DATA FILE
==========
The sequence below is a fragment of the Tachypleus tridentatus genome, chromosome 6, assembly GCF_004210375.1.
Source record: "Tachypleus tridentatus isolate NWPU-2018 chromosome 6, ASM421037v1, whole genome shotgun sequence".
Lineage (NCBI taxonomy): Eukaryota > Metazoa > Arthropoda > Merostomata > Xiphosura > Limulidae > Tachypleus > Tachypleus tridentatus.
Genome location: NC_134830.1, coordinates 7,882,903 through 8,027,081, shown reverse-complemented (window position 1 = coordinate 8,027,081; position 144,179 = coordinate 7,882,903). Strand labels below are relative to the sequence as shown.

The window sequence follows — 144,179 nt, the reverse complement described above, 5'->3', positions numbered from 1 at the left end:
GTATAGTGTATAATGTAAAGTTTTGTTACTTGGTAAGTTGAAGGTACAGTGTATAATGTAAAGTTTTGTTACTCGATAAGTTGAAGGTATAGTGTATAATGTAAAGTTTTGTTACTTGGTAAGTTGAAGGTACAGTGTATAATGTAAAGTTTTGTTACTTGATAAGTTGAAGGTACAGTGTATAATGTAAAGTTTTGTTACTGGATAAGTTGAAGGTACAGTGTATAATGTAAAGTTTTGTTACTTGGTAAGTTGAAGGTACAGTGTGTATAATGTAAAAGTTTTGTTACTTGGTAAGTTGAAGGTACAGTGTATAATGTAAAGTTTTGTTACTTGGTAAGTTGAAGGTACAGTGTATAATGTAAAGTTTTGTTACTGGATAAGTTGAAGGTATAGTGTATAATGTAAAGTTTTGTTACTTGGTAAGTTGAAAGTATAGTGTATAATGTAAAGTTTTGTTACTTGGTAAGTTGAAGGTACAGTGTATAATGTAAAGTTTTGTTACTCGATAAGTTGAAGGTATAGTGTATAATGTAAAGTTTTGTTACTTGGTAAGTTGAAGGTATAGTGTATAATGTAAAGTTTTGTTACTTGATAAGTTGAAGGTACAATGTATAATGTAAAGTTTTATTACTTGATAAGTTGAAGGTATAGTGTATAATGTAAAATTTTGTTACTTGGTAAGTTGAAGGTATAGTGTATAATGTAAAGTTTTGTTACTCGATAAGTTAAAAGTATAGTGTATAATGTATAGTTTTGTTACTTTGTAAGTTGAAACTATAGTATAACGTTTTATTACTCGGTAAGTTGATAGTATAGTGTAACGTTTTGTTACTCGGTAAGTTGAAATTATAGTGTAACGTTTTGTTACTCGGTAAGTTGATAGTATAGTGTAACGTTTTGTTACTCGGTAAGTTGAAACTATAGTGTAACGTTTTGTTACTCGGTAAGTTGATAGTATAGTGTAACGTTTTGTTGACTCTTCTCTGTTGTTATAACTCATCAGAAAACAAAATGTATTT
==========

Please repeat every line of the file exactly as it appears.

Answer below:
The sequence below is a fragment of the Tachypleus tridentatus genome, chromosome 6, assembly GCF_004210375.1.
Source record: "Tachypleus tridentatus isolate NWPU-2018 chromosome 6, ASM421037v1, whole genome shotgun sequence".
Lineage (NCBI taxonomy): Eukaryota > Metazoa > Arthropoda > Merostomata > Xiphosura > Limulidae > Tachypleus > Tachypleus tridentatus.
Genome location: NC_134830.1, coordinates 7,882,903 through 8,027,081, shown reverse-complemented (window position 1 = coordinate 8,027,081; position 144,179 = coordinate 7,882,903). Strand labels below are relative to the sequence as shown.

The window sequence follows — 144,179 nt, the reverse complement described above, 5'->3', positions numbered from 1 at the left end:
GTATAGTGTATAATGTAAAGTTTTGTTACTTGGTAAGTTGAAGGTACAGTGTATAATGTAAAGTTTTGTTACTCGATAAGTTGAAGGTATAGTGTATAATGTAAAGTTTTGTTACTTGGTAAGTTGAAGGTACAGTGTATAATGTAAAGTTTTGTTACTTGATAAGTTGAAGGTACAGTGTATAATGTAAAGTTTTGTTACTGGATAAGTTGAAGGTACAGTGTATAATGTAAAGTTTTGTTACTTGGTAAGTTGAAGGTACAGTGTGTATAATGTAAAAGTTTTGTTACTTGGTAAGTTGAAGGTACAGTGTATAATGTAAAGTTTTGTTACTTGGTAAGTTGAAGGTACAGTGTATAATGTAAAGTTTTGTTACTGGATAAGTTGAAGGTATAGTGTATAATGTAAAGTTTTGTTACTTGGTAAGTTGAAAGTATAGTGTATAATGTAAAGTTTTGTTACTTGGTAAGTTGAAGGTACAGTGTATAATGTAAAGTTTTGTTACTCGATAAGTTGAAGGTATAGTGTATAATGTAAAGTTTTGTTACTTGGTAAGTTGAAGGTATAGTGTATAATGTAAAGTTTTGTTACTTGATAAGTTGAAGGTACAATGTATAATGTAAAGTTTTATTACTTGATAAGTTGAAGGTATAGTGTATAATGTAAAATTTTGTTACTTGGTAAGTTGAAGGTATAGTGTATAATGTAAAGTTTTGTTACTCGATAAGTTAAAAGTATAGTGTATAATGTATAGTTTTGTTACTTTGTAAGTTGAAACTATAGTATAACGTTTTATTACTCGGTAAGTTGATAGTATAGTGTAACGTTTTGTTACTCGGTAAGTTGAAATTATAGTGTAACGTTTTGTTACTCGGTAAGTTGATAGTATAGTGTAACGTTTTGTTACTCGGTAAGTTGAAACTATAGTGTAACGTTTTGTTACTCGGTAAGTTGATAGTATAGTGTAACGTTTTGTTGACTCTTCTCTGTTGTTATAACTCATCAGAAAACAAAATGTATTT